Although these devices are available commercially, they cost upwards of $3,000 apiece. Multiplied over the number of devices (typically 6 to 24) needed for a study, the cost is prohibitive for a small lab’s budget.

“We don’t have that equipment, so Ryan and I started building it,” Harkness said.

Their prototype is “really simple,” Todd added, “but it does what we need, and better than anything else on the market.”

To measure the effects of sleep deprivation in the rewireneuroscience2brain, Sorg wanted the animals to be kept awake but without stressing them. Harkness and Todd’s solution was to use the rat’s home cage, with a little wheel in the middle (called an agitator trolley) that runs back and forth so the rat has to keep out of its way. It’s big enough to hold food and water. “Nothing in the rat’s environment has changed,” Harkness said.

Todd did the mechanical engineering of the device, and Harkness did the coding of the computer that can control up to eight devices simultaneously. The device can be remotely operated from a researcher’s desktop computer, a laptop and even a smartphone.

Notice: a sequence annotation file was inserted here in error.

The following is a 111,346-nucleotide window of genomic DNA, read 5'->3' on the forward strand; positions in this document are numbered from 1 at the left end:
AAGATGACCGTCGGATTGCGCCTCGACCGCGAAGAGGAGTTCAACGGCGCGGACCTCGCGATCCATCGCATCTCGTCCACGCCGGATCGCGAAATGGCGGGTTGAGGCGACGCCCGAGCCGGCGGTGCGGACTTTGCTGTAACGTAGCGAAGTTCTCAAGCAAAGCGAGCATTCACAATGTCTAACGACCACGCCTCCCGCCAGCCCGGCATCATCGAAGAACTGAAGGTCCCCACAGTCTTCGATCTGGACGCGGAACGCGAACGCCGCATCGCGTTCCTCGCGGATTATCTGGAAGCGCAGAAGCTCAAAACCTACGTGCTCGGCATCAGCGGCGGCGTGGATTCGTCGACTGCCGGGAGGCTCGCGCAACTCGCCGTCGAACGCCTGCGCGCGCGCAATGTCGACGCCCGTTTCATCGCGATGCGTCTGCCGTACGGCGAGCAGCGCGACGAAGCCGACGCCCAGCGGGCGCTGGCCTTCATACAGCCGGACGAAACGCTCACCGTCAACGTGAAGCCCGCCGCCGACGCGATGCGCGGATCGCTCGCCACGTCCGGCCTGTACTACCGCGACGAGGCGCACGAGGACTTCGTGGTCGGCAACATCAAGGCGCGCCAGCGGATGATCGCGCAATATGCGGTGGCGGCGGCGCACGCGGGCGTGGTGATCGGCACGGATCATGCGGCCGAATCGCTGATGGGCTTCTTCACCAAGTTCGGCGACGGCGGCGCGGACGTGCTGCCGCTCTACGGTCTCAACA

The device is installed on a platform, next to a small computer that controls the agitator trolley.

“It’s easy to repair, adjust and clean,” Todd said. A researcher could easily add monitoring equipment to see what’s happening in the rat’s brain while the device is running.


They worked with WSU’s Office of Commercialization on a preliminary patent. Then, realizing that other researchers could also benefit from using the device, they applied for a Commercialization Gap Fund award from the commercialization office. They received the $50,000 grant, which will fund the continued development and validation of the device and help them bring the product to market.

In addition, Harkness and Todd founded a company, Rewire Neuroscience, to bring the product to market. “Our vision for this company is that it’s built around the future of neuroscience,” Harkness said. “We want to help early career investigators build their own equipment that’s customizable and cheaper than what’s available now.” (For more information, see